Despite the continued upward surge in property prices and many Australians believing now is not the best time to buy, NAB data released at the beginning of July showed that the appetite for home ownership was still robust. The bank also recorded strong growth in mortgages, with April being the bank's strongest month on record (for mortgages), especially among first home buyers with a fear of missing the boat.
The NAB survey reported with the current housing supply shortage, and increasing house prices, many purchasers are concerned about being priced out of the market. However, that hasn't deterred everyone, with almost 40 per cent of 18-29-year-olds reporting saving for their first property.
On the one hand, interest rates are at record lows. Although some lenders have already increased fixed rates, the RBA has flagged its intention not to lift rates until 2024. At Oxygen, we believe there will be mortgage rate increases in the third quarter of next year. Link to article found here.
However, the low-interest rates and eased lending criteria currently available are counter-balanced by rising property prices, which many worry may make home ownership unattainable.
There is an old saying in real estate when someone nervously asks, "is it the right time to buy?". My answer is always, "The best time to buy was three years ago. The second-best time to buy is right now!"
Essentially it means, if you buy real estate for the long term, it will almost always increase in value.
One thing we know is that despite short-term fluctuations in property prices, ultimately, they always rise. On average, property prices have risen 5.4% per year over the last 20 years, which is a solid return. If you bought a property just before the last property price crash in 2017, you would likely be ahead in terms of its current value. In short, it's always a good time to consider purchasing.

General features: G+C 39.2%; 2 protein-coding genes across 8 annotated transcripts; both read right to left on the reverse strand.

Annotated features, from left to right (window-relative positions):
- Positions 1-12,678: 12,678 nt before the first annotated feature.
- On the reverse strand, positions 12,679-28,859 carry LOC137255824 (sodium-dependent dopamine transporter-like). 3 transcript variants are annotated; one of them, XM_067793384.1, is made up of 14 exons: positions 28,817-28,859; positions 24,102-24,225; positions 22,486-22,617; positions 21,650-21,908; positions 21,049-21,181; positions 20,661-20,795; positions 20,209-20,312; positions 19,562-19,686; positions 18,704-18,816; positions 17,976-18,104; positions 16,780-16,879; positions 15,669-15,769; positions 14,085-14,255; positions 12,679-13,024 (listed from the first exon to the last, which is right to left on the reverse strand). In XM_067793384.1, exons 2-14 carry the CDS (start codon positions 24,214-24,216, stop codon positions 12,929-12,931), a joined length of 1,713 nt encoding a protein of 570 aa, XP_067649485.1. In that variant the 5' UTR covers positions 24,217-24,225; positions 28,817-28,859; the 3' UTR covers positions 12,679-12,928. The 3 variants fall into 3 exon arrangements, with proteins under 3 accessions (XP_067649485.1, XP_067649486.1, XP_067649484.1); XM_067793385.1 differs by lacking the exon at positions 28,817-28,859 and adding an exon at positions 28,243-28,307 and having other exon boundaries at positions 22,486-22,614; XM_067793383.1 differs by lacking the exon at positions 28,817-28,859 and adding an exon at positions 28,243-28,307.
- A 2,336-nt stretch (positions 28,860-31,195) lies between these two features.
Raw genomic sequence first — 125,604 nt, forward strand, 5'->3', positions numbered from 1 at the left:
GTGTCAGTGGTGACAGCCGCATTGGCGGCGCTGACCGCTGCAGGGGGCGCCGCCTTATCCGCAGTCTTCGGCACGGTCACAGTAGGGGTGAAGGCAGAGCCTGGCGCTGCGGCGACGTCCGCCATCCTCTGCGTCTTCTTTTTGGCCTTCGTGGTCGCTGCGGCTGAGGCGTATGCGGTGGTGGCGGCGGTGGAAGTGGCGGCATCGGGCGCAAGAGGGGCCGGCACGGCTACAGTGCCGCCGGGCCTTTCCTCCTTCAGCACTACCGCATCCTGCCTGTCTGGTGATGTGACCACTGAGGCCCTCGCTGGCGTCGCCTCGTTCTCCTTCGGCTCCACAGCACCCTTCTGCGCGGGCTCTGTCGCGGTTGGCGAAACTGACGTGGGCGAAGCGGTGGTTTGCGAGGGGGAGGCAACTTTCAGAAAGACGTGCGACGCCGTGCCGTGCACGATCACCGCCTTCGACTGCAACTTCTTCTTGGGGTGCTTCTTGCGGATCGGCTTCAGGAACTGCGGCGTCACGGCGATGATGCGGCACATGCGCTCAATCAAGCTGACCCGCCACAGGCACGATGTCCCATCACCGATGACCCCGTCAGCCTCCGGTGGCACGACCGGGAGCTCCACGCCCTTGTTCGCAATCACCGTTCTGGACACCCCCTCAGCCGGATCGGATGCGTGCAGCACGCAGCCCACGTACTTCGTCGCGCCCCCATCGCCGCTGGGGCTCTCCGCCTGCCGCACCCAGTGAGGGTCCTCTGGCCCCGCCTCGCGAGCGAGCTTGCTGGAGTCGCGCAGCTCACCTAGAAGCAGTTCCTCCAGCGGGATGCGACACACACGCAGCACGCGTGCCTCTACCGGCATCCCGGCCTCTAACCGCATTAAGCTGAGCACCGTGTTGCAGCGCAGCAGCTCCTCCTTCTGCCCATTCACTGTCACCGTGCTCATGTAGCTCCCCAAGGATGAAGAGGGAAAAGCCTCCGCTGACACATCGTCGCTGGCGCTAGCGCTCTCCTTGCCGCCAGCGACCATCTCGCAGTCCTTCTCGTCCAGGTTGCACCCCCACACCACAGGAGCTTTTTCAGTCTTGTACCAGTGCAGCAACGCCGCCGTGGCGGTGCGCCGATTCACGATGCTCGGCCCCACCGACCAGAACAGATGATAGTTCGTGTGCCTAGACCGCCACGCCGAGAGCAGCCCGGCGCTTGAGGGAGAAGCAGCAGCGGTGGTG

According to ABS data, house prices have surged by 287 per cent over the last 20 years. For example, in Sydney in March 2002, median home prices were a mere $365,000.00. Fast forward twenty years later, median Sydney prices are an eye-watering $1,050,000. All capital cities have shared similar gains.
We have seen both hot and cool property markets in that time, but ultimately house prices have continued to rise. According to a CoreLogic report from 2019, Sydney's median house value could climb to $6.35m by 2043. The house price statistics in the report show similar percentage gains across all capital cities.
The key take-out is that it's always a good time to buy property, and prices are likely to continue rising, even if they do occasionally falter for a few months.
If prices in the area you are interested in have inflated beyond your reach, consider buying in a "bridesmaid" suburb. Bridesmaid suburbs neighbour property hot spots and are the first to feel the ripple effects when house prices in some areas become too high, or housing stock becomes too low.
The "ripple effect" is when a property hot spot becomes unattainable for most purchasers, so purchasers start to buy in surrounding areas, thus pushing prices up there. Properties will increase in value, and purchasers buying before the area becomes popular can realise significant capital gains.
Buying in a bridesmaid suburb often means you can still afford all of the features you want in a property, often without compromising quality.
An alternative strategy is to buy the "worst house in the best suburb", but that may mean a trade-off in the size or condition of the property.
When borrowing for a new property, an independent broker, not tied to any one lender, is the best way to find the most competitive interest rates. They can search a panel of lenders to select the best mortgage products for your needs.
By finding the most competitive rate available, a broker can help you offset the effects of increased property prices, and by being smart about the areas you search for property, there's no reason to delay getting into the property market.